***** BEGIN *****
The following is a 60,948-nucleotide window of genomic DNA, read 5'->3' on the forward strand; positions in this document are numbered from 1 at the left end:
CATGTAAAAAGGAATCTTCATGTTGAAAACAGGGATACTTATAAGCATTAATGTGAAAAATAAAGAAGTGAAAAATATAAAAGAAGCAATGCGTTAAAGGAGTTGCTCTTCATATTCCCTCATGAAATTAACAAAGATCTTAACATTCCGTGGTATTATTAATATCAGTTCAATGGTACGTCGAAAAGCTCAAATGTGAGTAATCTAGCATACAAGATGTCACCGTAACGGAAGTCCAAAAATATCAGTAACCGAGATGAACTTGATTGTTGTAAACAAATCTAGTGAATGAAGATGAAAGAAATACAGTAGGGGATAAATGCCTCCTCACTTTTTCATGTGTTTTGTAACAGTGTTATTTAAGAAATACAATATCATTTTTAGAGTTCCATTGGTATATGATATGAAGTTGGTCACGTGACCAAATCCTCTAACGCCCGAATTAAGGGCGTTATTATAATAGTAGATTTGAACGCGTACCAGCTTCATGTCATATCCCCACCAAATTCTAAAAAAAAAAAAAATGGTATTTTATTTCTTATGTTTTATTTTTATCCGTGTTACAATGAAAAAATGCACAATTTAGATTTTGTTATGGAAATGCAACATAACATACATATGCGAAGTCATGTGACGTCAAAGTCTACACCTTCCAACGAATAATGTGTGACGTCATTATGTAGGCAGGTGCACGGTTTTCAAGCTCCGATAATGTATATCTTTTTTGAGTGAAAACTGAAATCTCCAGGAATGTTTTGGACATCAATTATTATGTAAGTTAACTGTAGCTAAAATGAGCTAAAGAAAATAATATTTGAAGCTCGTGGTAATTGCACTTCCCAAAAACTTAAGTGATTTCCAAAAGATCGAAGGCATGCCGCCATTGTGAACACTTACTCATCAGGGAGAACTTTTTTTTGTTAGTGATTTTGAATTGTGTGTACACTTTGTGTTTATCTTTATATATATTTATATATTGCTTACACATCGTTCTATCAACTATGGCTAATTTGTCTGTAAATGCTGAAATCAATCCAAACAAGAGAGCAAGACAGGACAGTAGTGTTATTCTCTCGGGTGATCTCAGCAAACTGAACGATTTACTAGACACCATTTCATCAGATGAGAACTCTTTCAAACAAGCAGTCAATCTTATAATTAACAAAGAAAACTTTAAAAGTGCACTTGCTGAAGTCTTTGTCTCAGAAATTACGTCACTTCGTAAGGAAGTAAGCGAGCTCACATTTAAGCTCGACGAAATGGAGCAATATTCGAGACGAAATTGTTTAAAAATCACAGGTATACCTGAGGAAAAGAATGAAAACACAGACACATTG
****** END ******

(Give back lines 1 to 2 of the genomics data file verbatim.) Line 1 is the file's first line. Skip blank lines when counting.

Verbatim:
The following is a 60,948-nucleotide window of genomic DNA, read 5'->3' on the forward strand; positions in this document are numbered from 1 at the left end:
CATGTAAAAAGGAATCTTCATGTTGAAAACAGGGATACTTATAAGCATTAATGTGAAAAATAAAGAAGTGAAAAATATAAAAGAAGCAATGCGTTAAAGGAGTTGCTCTTCATATTCCCTCATGAAATTAACAAAGATCTTAACATTCCGTGGTATTATTAATATCAGTTCAATGGTACGTCGAAAAGCTCAAATGTGAGTAATCTAGCATACAAGATGTCACCGTAACGGAAGTCCAAAAATATCAGTAACCGAGATGAACTTGATTGTTGTAAACAAATCTAGTGAATGAAGATGAAAGAAATACAGTAGGGGATAAATGCCTCCTCACTTTTTCATGTGTTTTGTAACAGTGTTATTTAAGAAATACAATATCATTTTTAGAGTTCCATTGGTATATGATATGAAGTTGGTCACGTGACCAAATCCTCTAACGCCCGAATTAAGGGCGTTATTATAATAGTAGATTTGAACGCGTACCAGCTTCATGTCATATCCCCACCAAATTCTAAAAAAAAAAAAAATGGTATTTTATTTCTTATGTTTTATTTTTATCCGTGTTACAATGAAAAAATGCACAATTTAGATTTTGTTATGGAAATGCAACATAACATACATATGCGAAGTCATGTGACGTCAAAGTCTACACCTTCCAACGAATAATGTGTGACGTCATTATGTAGGCAGGTGCACGGTTTTCAAGCTCCGATAATGTATATCTTTTTTGAGTGAAAACTGAAATCTCCAGGAATGTTTTGGACATCAATTATTATGTAAGTTAACTGTAGCTAAAATGAGCTAAAGAAAATAATATTTGAAGCTCGTGGTAATTGCACTTCCCAAAAACTTAAGTGATTTCCAAAAGATCGAAGGCATGCCGCCATTGTGAACACTTACTCATCAGGGAGAACTTTTTTTTGTTAGTGATTTTGAATTGTGTGTACACTTTGTGTTTATCTTTATATATATTTATATATTGCTTACACATCGTTCTATCAACTATGGCTAATTTGTCTGTAAATGCTGAAATCAATCCAAACAAGAGAGCAAGACAGGACAGTAGTGTTATTCTCTCGGGTGATCTCAGCAAACTGAACGATTTACTAGACACCATTTCATCAGATGAGAACTCTTTCAAACAAGCAGTCAATCTTATAATTAACAAAGAAAACTTTAAAAGTGCACTTGCTGAAGTCTTTGTCTCAGAAATTACGTCACTTCGTAAGGAAGTAAGCGAGCTCACATTTAAGCTCGACGAAATGGAGCAATATTCGAGACGAAATTGTTTAAAAATCACAGGTATACCTGAGGAAAAGAATGAAAACACAGACACATTG